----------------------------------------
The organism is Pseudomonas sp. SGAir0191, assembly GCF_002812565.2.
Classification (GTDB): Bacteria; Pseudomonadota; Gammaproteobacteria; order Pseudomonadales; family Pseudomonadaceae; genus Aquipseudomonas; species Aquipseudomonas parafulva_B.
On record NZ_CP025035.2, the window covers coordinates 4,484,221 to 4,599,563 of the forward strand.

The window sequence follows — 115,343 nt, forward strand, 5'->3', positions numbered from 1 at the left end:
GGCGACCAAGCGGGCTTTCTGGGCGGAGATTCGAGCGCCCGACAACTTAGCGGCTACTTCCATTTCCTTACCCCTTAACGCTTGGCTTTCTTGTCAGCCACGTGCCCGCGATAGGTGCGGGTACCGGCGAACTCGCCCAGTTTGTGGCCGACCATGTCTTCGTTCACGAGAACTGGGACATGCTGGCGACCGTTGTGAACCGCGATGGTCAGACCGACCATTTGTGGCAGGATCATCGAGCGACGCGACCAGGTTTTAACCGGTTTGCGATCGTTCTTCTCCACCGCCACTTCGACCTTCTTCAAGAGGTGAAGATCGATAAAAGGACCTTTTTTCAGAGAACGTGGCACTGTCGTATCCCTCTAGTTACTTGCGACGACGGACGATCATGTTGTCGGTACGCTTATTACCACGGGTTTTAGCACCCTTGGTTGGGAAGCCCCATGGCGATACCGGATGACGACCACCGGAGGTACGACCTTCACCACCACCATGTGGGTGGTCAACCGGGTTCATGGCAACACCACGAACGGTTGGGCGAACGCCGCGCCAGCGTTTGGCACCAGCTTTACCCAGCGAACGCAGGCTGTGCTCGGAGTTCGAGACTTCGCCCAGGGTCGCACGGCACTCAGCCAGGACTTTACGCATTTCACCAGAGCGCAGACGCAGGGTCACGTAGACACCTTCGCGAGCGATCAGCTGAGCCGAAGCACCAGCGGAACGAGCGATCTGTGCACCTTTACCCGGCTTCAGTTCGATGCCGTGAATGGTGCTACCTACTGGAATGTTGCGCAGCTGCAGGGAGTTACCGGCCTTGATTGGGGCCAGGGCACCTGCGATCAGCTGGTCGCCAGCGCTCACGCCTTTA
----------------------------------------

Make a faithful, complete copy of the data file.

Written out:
The organism is Pseudomonas sp. SGAir0191, assembly GCF_002812565.2.
Classification (GTDB): Bacteria; Pseudomonadota; Gammaproteobacteria; order Pseudomonadales; family Pseudomonadaceae; genus Aquipseudomonas; species Aquipseudomonas parafulva_B.
On record NZ_CP025035.2, the window covers coordinates 4,484,221 to 4,599,563 of the forward strand.

The window sequence follows — 115,343 nt, forward strand, 5'->3', positions numbered from 1 at the left end:
GGCGACCAAGCGGGCTTTCTGGGCGGAGATTCGAGCGCCCGACAACTTAGCGGCTACTTCCATTTCCTTACCCCTTAACGCTTGGCTTTCTTGTCAGCCACGTGCCCGCGATAGGTGCGGGTACCGGCGAACTCGCCCAGTTTGTGGCCGACCATGTCTTCGTTCACGAGAACTGGGACATGCTGGCGACCGTTGTGAACCGCGATGGTCAGACCGACCATTTGTGGCAGGATCATCGAGCGACGCGACCAGGTTTTAACCGGTTTGCGATCGTTCTTCTCCACCGCCACTTCGACCTTCTTCAAGAGGTGAAGATCGATAAAAGGACCTTTTTTCAGAGAACGTGGCACTGTCGTATCCCTCTAGTTACTTGCGACGACGGACGATCATGTTGTCGGTACGCTTATTACCACGGGTTTTAGCACCCTTGGTTGGGAAGCCCCATGGCGATACCGGATGACGACCACCGGAGGTACGACCTTCACCACCACCATGTGGGTGGTCAACCGGGTTCATGGCAACACCACGAACGGTTGGGCGAACGCCGCGCCAGCGTTTGGCACCAGCTTTACCCAGCGAACGCAGGCTGTGCTCGGAGTTCGAGACTTCGCCCAGGGTCGCACGGCACTCAGCCAGGACTTTACGCATTTCACCAGAGCGCAGACGCAGGGTCACGTAGACACCTTCGCGAGCGATCAGCTGAGCCGAAGCACCAGCGGAACGAGCGATCTGTGCACCTTTACCCGGCTTCAGTTCGATGCCGTGAATGGTGCTACCTACTGGAATGTTGCGCAGCTGCAGGGAGTTACCGGCCTTGATTGGGGCCAGGGCACCTGCGATCAGCTGGTCGCCAGCGCTCACGCCTTTA